Taste of Canada Media Event at Prestons


Earlier this week, I swung by Prestons on West Pender for a closed media event to celebrate the newly launched Canadian inspired menu by Chef Bruce Nollert. The new menu is focused around a modern approach to classic comfort food using locally inspired ingredients. The event was co-led by Molson Coors which meant a variety of great beer pairings to go with the food.


What made this media event unique was the way the entire venue was broken up into four different areas representing major parts of Canada. Each attendee was given a navy blue ‘Taste of Canada Passport’ which they would bring to each station for a stamp. Invitees were also given drink tickets but the host staff were so generous that honestly we were allowed to drink as much as we wanted.


As a Vancouverite, I felt obligated to start the evening at The Westcoast station. At the far left of the table was a massive ice box with Fresh Oysters sitting in half shells. Accompanying the oysters were a variety of condiments and sauces as well as fresh lemon pieces. As expected, the oysters were phenomenally fresh and delicious. I am not sure how many we were supposed to take (as the station was self-serve) but I ended up “sampling” about five or six.


Moving on from the oysters, the next sample plate was made up of House Cured Blueberry Salmon on Rosemary Bannock. Although the pieces were small, the salmon was wonderfully flavourful with a subtle smokiness. The bannock was light and fragrant with hints of rosemary which complimented the salmon well.


The dessert plate for this station was sample size pieces of Nanaimo Bar with Hazelnut Ganache. A fairly standard dessert for most, the Nanaimo bar itself was not overly sweet while the ganache provided that nice textural crunch to each sweet bite.


Hopping on a quick flight or long car ride, I made my way to the second station which was represented by The Prairies. First up to try was the Peace River Bison Carpaccio with Crisp Bannock. The bannock was long and slightly chewy while the carpaccio was sliced extremely thin and melted in my mouth. A simple yet effective representation of one of Alberta’s finest meat exports.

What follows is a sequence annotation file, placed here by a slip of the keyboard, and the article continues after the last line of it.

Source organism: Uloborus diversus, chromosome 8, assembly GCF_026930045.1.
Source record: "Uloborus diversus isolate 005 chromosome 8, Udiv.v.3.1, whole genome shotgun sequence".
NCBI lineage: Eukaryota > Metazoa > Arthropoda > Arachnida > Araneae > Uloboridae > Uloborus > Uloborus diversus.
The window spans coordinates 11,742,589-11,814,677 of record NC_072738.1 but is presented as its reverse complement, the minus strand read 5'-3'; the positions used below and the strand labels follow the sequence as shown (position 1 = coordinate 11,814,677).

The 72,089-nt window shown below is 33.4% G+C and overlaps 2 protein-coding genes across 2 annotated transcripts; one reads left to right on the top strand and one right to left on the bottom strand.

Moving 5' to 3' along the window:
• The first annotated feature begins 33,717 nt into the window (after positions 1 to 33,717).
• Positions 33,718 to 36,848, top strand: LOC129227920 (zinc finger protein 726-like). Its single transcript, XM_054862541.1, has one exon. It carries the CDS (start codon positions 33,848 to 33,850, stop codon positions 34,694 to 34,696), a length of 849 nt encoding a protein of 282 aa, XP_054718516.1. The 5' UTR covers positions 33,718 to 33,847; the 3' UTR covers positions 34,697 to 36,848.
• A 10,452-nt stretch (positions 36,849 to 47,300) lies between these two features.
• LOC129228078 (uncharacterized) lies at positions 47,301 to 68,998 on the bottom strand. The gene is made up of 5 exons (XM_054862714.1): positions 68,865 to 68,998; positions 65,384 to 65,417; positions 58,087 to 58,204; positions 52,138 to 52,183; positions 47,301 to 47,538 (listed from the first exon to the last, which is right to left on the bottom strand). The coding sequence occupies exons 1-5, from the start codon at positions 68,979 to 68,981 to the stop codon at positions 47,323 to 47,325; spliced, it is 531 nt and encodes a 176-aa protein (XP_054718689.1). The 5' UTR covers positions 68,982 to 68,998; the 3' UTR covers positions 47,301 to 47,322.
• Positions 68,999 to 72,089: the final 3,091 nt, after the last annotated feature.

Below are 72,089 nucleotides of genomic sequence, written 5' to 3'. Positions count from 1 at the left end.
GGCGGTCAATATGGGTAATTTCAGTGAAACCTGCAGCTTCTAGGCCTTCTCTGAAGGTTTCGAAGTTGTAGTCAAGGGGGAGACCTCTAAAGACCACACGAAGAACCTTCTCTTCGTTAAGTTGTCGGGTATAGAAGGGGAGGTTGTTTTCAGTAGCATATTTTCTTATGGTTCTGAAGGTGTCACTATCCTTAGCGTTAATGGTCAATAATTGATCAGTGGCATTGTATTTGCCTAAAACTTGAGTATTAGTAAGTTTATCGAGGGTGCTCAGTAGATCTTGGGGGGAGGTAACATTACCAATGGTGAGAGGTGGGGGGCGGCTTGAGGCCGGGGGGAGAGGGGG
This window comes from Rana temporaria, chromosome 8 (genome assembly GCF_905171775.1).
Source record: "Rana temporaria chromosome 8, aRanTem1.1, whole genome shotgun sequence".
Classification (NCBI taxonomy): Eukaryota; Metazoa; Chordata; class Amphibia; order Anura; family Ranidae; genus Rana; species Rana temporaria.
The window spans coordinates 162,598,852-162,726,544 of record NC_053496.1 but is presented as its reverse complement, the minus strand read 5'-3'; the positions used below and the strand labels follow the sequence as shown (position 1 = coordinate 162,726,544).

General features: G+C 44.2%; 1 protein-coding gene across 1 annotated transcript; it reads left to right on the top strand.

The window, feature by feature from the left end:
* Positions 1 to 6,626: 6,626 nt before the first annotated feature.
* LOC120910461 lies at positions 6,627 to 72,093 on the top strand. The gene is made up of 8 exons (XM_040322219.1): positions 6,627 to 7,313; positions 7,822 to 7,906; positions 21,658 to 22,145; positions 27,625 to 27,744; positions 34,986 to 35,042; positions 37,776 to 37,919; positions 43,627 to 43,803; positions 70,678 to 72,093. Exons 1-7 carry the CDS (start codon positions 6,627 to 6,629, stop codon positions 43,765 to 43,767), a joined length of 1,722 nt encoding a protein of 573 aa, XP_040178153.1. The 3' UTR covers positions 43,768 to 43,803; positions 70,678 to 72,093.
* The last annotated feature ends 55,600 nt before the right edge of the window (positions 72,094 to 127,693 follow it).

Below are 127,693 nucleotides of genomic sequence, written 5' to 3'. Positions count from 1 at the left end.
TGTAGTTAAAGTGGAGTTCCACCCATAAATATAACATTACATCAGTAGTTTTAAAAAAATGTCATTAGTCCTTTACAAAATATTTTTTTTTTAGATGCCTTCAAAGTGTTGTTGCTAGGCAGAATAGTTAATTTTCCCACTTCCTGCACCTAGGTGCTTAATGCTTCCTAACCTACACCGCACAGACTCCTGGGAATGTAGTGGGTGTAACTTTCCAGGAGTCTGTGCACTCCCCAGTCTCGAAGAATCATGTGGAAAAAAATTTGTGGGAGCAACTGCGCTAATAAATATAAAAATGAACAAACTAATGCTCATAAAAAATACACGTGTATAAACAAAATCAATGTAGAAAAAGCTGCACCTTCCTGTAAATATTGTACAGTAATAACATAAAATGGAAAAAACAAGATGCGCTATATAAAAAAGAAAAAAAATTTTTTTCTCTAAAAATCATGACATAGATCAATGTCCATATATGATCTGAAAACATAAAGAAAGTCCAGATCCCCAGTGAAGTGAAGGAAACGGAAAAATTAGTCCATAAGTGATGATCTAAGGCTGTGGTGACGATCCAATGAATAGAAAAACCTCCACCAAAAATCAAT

The second dish at this station was a plate of Pierogies with Crème Fraîche. Served warm and lightly drizzled in dressing, these were without a doubt one of the more addicting samples of the evening.


From the beautiful, vast prairies I made my way to La Belle Province or Quebec for those that have forgotten their high school French. When one talks about foods that are uniquely Canadian, there is no denying that poutine is the first dish that comes to mind. The Poutine with Granville Island Maple Cream Gravy had that extra touch of local pride that made this classic staple a true hit with everybody in attendance. The fries were served crisp and managed to keep from becoming mushy despite the generous gravy.


Rounding out the Quebec table were plates of House-made Butter Tarts and Montreal Smoked Meat on Bagel Chips with Dijon Aioli. The tarts were light and not too sweet which made them a nice dessert element to pair with the heavier poutine and meat starters.


The fourth and final culinary territory were The Maritimes. For those that love seafood, this table definitely did not disappoint. First up were the Lobster Rolls which were stuffed almost to overabundance with fresh lobster meat. The soft, fresh bread and crisp lettuce made for a substantial sandwich filled with ocean’s bounty.


Balancing out the hefty sandwich was a thick and rich Seafood Chowder. The actual chowder base was warm and creamy while the selective pieces of seafood made each shot quite filling. I can see a small bowl of this along with a lobster roll or two being perfect on a cold, rainy Vancouver day.


After two hours of merriment, I had to leave but I know many of my colleagues stayed at the venue for 3-4 hours to socialize and enjoy the great beer. Overall, the event itself was very well executed and really showcased the new menu to the assembled media. The free beer was great but I most enjoyed how the dishes were so well tuned to the ambient experience you get at Prestons. I can definitely see myself swinging by in the months to come for a beer and some poutine or a hot bowl of chowder once the weather grows colder.


1177 West Pender Street, Vancouver, BC
(604) 673-2173
Twitter: @dineprestons
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About Alvin

Alvin Lee is a professional photographer, culinary arts enthusiast, and contributing author of Eating in Vancouver & the World. Visit Alvin’s website and connect with him on Twitter @alvinkclee and Instagram @foodimagery.

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